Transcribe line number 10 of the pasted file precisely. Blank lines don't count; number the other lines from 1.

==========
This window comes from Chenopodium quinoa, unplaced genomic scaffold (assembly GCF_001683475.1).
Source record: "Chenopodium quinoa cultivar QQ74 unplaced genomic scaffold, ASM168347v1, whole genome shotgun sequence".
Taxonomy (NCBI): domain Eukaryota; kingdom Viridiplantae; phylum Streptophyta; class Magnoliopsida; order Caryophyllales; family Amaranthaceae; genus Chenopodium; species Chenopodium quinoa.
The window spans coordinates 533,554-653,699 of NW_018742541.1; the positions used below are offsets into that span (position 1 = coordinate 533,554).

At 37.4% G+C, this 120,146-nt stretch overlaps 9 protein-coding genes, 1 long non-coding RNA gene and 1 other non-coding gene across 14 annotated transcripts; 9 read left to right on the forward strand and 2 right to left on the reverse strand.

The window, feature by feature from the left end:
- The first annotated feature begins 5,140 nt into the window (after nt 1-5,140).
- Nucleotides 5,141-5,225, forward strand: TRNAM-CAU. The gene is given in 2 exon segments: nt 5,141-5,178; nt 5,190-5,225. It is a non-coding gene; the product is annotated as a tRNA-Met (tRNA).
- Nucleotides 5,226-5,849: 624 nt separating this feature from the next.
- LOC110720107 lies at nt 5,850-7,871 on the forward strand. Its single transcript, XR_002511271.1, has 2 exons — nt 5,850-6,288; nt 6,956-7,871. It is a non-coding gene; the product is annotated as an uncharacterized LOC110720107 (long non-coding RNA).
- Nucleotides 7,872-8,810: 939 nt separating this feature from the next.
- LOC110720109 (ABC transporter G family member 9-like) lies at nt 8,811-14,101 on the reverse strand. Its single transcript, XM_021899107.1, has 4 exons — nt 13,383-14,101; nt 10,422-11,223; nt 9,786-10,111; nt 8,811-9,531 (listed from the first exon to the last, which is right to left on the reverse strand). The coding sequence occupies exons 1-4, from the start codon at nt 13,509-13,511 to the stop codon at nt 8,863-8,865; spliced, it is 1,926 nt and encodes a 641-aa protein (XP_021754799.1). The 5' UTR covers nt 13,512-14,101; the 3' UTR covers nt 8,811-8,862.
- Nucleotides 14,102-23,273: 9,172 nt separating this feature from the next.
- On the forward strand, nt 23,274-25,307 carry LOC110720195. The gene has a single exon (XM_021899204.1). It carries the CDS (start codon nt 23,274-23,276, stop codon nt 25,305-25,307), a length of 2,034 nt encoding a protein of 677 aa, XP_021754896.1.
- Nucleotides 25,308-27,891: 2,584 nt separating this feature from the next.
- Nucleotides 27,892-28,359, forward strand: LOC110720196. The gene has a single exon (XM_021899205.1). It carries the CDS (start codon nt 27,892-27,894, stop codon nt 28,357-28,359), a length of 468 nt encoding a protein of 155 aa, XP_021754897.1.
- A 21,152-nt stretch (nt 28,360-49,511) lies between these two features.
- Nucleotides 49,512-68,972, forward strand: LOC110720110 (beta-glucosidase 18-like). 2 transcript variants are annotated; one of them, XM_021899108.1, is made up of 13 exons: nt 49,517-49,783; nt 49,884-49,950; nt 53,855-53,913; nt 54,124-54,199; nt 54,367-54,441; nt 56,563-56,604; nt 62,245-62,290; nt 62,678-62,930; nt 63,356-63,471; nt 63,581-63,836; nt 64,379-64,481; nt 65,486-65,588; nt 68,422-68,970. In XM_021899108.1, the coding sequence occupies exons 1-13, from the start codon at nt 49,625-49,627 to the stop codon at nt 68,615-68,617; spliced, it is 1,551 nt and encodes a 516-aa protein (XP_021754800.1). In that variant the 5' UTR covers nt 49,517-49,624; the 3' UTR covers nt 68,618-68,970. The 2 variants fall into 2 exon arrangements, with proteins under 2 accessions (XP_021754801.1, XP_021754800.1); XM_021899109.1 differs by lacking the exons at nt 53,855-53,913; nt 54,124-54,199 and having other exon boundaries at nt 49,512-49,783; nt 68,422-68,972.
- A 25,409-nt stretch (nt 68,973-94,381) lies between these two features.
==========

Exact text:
- LOC110720107 lies at nt 5,850-7,871 on the forward strand. Its single transcript, XR_002511271.1, has 2 exons — nt 5,850-6,288; nt 6,956-7,871. It is a non-coding gene; the product is annotated as an uncharacterized LOC110720107 (long non-coding RNA).